Interact professionally and communicate effectively at all levels throughout the company and with clients
Serve as a resource for business developers to help define work plans, scope, and budget for proposed projects and participate in prospective client meetings
Some international travel will be required as part of the role
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Welcome!

I hope you get lots of feedback from different people, because I get the impression that no two people in this field have the same background.

To answer your questions:

  1. You are absolutely not naive. You should always consider your background as an asset -- no matter where your life takes you. Your biology background may help in the medical field, where user experience is primordial. Consider the following:
    • We always talk about how doctors need an excellent bedside matter; as patients are presented more and more with automated solutions, it's important that the tools they are given are both comforting and reassuring... not to mention foolproof!
    • Medical professionals themselves are using technology more and more themselves. We need to make their experience as smooth and natural as possible so that the focus remains on satisfying their patients and not their tools.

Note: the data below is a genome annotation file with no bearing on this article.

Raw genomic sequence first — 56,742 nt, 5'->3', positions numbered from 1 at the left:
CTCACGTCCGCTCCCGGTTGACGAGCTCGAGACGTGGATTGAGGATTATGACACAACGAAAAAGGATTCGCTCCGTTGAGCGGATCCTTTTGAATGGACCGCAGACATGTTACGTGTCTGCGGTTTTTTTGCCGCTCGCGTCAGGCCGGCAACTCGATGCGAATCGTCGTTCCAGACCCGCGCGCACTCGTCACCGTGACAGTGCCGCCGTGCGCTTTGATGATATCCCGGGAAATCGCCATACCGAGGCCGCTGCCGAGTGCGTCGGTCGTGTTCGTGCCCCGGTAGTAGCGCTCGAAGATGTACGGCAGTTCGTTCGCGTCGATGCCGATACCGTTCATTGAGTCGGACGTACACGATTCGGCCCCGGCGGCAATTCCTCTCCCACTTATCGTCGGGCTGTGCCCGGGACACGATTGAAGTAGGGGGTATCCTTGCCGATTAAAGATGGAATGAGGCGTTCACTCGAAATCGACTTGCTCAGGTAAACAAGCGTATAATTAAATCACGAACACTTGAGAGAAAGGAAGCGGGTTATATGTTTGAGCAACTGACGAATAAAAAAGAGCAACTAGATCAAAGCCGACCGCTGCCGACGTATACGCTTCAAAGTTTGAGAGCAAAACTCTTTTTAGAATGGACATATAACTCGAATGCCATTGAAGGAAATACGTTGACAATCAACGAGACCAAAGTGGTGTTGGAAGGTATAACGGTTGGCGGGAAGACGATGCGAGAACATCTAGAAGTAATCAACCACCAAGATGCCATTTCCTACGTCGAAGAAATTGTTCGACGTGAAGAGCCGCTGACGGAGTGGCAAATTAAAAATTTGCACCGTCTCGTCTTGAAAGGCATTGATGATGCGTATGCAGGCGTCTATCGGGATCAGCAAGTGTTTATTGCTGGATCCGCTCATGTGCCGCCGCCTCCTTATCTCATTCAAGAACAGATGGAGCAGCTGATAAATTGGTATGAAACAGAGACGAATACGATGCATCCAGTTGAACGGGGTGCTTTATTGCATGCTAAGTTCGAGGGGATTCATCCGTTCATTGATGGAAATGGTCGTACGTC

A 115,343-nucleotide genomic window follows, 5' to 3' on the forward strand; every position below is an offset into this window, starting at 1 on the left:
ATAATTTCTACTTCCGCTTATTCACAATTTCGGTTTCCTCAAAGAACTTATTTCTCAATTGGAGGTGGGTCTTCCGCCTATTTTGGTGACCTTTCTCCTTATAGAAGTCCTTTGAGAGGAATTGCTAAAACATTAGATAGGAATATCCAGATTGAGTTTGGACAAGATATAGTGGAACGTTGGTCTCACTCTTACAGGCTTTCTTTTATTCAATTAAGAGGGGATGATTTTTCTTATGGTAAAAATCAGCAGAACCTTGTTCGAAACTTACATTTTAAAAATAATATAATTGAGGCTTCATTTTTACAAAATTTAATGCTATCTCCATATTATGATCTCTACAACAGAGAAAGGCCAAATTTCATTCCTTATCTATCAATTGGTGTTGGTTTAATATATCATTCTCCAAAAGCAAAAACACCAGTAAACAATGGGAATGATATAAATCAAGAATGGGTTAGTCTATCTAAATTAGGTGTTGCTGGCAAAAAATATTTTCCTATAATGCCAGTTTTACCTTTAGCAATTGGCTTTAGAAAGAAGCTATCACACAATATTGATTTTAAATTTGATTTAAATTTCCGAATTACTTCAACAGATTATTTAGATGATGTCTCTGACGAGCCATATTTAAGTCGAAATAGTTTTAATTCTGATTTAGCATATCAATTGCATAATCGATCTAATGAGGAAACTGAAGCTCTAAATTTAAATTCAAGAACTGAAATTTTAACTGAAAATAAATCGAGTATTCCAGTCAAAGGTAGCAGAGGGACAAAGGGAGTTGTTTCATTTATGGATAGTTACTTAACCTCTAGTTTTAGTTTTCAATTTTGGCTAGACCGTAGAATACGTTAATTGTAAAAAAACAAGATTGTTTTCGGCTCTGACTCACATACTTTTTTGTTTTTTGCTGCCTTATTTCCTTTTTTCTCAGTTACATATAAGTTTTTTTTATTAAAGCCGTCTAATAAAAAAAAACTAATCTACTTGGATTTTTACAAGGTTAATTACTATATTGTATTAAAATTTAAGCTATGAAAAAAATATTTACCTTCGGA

2. I humbly suggest you read this summary of carreer advice. There's a thousand different avenues, but I would maybe recommend with this one. A famous expert in the field of usability named Jakob Nielsen commissioned a survey of UX professionals to ask them their background and advice to newcomers. After that, I recommend diving into the detailed report also. Yes, it's 189 pages long but it reads and scans well, and I think you'll find a lot of insights there that may help you find your own path.

Another couple of points on some things you mentioned:

  • You've rightly noted that what you read about UX talks a lot about web design. You should know that it goes beyond this, to software, hardware and even beyond. Recently I got to help design the packaging that a piece of hardware was going to be sent to, so that it was user-friendly and included clear instructions on how to install it.
  • That eclectic background you have may actually give you a leg up over the rest of us, if you can apply it to the field, and I think you'll find you can. If you read that report, it details a lot of the attributes of people in the UX field, and by the looks of it you have knowledge and experience (and even degrees!) in most of it.

Best of luck! I hope you find your path, be it here or elsewhere.

And if it is here, or while you decide, won't you join us in conversations? Anyone can contribute and we'd be happy to have you. :-)